But the other question is how long will the other interested parties be satisfied to leave Musharraf in charge? That would seem to depend a good deal on how satisfied they are with whatever sort of deal is made, and how long they remain satisfied. I would expect attempts to shuffle him off into retirement at some early date, along the lines you suggest, perhaps.
Printer Friendly | Permalink |  | Top
 
Fredda Weinberg Donating Member (1000+ posts) Send PM | Profile | Ignore Wed Nov-28-07 02:52 AM
Response to Reply #6
7. I've got no love for Musharraf, but it would be nice to set a new trend
in the region.
Printer Friendly | Permalink |  | Top
 
Amerigo Vespucci Donating Member (1000+ posts) Send PM | Profile | Ignore Wed Nov-28-07 06:44 AM
Response to Original message
8. CNN Link
http://www.cnn.com/2007/WORLD/asiapcf/11/28/pakistan.mu...



ISLAMABAD, Pakistan (CNN) -- Pakistani President Pervez Musharraf stepped down as the country's military leader Wednesday, the day before he was to be sworn in for a third presidential term -- as a civilian. "This army is my life. This army is my passion. I have loved this army," an emotional Musharraf said in a farewell ceremony to the army at its HQ in Rawalpindi, near Islamabad. "From tomorrow morning, this relationship will change, and I will be no more in uniform."

Clearly moved, Musharraf added that it was sad for him to leave, but that "this is the way of life, and life has to go on." During the ceremony he reviewed ranks of troops while a band played "Auld Lang Syne" in the background.

His retirement as general caps a 46-year career in the nation's armed forces and ends eight years of military rule.

The president has been under pressure to step down as military leader and end emergency rule, under which critics say he has consolidated power. During the past two days, he has made farewell visits to the army, air force and navy headquarters.
Printer Friendly | Permalink |  | Top
 
Akoto Donating Member (1000+ posts) Send PM | Profile | Ignore Wed Nov-28-07 08:48 AM
Response to Original message
9. Musharraf Retires as Pakistan Army Chief
Source: Associated Press

RAWALPINDI, Pakistan (AP) -- Blinking back tears, Pervez Musharraf stepped down as Pakistan's military commander Wednesday, fulfilling a key opposition demand a day before he was to be sworn in as civilian president.

Key opposition leader Benazir Bhutto welcomed the belated step, but she said her party had yet to accept him as head of state.

Britain, which shares the United States' deep concern about Islamic terrorism emanating from Pakistan, said Musharraf's move was "an important part" of his plan to restore constitutional order.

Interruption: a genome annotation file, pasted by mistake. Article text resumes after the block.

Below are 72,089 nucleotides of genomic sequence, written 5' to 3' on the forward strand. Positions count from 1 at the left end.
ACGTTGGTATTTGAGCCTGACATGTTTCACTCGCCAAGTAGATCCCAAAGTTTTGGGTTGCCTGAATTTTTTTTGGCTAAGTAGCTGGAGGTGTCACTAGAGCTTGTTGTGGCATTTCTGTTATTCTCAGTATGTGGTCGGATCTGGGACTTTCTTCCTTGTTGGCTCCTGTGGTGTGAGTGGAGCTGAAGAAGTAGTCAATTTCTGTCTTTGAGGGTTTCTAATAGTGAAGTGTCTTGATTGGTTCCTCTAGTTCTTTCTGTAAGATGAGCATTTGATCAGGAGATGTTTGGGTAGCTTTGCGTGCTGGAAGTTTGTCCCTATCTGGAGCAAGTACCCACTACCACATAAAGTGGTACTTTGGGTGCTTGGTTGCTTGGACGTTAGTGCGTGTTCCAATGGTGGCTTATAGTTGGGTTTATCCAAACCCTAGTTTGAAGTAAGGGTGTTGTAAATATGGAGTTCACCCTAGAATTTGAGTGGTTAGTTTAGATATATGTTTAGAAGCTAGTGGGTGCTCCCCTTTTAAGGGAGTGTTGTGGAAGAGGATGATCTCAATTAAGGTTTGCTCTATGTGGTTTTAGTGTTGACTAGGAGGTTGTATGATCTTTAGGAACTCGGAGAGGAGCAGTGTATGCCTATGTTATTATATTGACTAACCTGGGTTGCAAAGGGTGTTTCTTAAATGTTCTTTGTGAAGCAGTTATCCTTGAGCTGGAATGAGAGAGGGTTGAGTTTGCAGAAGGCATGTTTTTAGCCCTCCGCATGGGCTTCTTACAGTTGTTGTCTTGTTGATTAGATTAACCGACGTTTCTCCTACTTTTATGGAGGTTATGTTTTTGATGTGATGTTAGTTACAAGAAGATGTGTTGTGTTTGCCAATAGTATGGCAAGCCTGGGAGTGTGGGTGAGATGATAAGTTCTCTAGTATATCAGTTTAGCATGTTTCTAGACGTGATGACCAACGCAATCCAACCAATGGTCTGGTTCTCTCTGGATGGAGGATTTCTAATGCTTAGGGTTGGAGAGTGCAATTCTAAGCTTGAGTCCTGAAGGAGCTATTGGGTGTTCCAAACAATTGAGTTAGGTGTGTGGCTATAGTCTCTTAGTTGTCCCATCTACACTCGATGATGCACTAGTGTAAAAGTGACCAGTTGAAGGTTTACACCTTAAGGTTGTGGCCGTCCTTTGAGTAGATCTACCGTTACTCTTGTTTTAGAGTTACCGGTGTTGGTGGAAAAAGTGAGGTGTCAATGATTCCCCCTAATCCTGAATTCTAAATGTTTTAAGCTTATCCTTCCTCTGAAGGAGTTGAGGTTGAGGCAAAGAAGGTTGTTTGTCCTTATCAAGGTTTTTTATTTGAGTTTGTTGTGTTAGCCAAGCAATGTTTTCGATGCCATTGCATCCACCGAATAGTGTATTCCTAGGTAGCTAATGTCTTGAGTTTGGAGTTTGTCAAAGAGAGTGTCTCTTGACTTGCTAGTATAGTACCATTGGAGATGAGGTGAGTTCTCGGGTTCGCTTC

"We understand the threat to Pakistan's peace and security, but I have urged President Musharraf to use the normal democratic process to respond," Prime Minister Gordon Brown said.

Read more: http://hosted.ap.org/dynamic/stories/P/PAKISTAN?SITE=VT...
Printer Friendly | Permalink |  | Top
 
IronLionZion Donating Member (1000+ posts) Send PM | Profile | Ignore Wed Nov-28-07 01:50 PM
Response to Original message
10. Yahoo link
Printer Friendly | Permalink |  | Top
 
Alexander Donating Member (1000+ posts) Send PM | Profile | Ignore Wed Nov-28-07 01:58 PM
Response to Original message
11. Like that changes anything.
He already packed the army with his own flunkies, not to mention the Supreme Court.

Of course he'll step down as army chief. He's already got complete loyalty from the army and doesn't need to personally command it any more.

Changes nothing. I wonder if Sharif will return to power any time soon.
Printer Friendly | Permalink |  | Top
 
DU AdBot (1000+ posts) Click to send private message to this author Click to view 
this author's profile Click to add 
this author to your buddy list Click to add 
this author to your Ignore list Fri Sep 19th 2014, 05:07 PM
Response to Original message
Advertisements [?]
 Top

Home » Discuss » Latest Breaking News Donate to DU

Powered by DCForum+ Version 1.1 Copyright 1997-2002 DCScripts.com
Software has been extensively modified by the DU administrators


Important Notices: By participating on this discussion board, visitors agree to abide by the rules outlined on our Rules page. Messages posted on the Democratic Underground Discussion Forums are the opinions of the individuals who post them, and do not necessarily represent the opinions of Democratic Underground, LLC.

Home  |  Discussion Forums  |  Journals |  Store  |  Donate

About DU  |  Contact Us  |  Privacy Policy

Got a message for Democratic Underground? Click here to send us a message.

© 2001 - 2011 Democratic Underground, LLC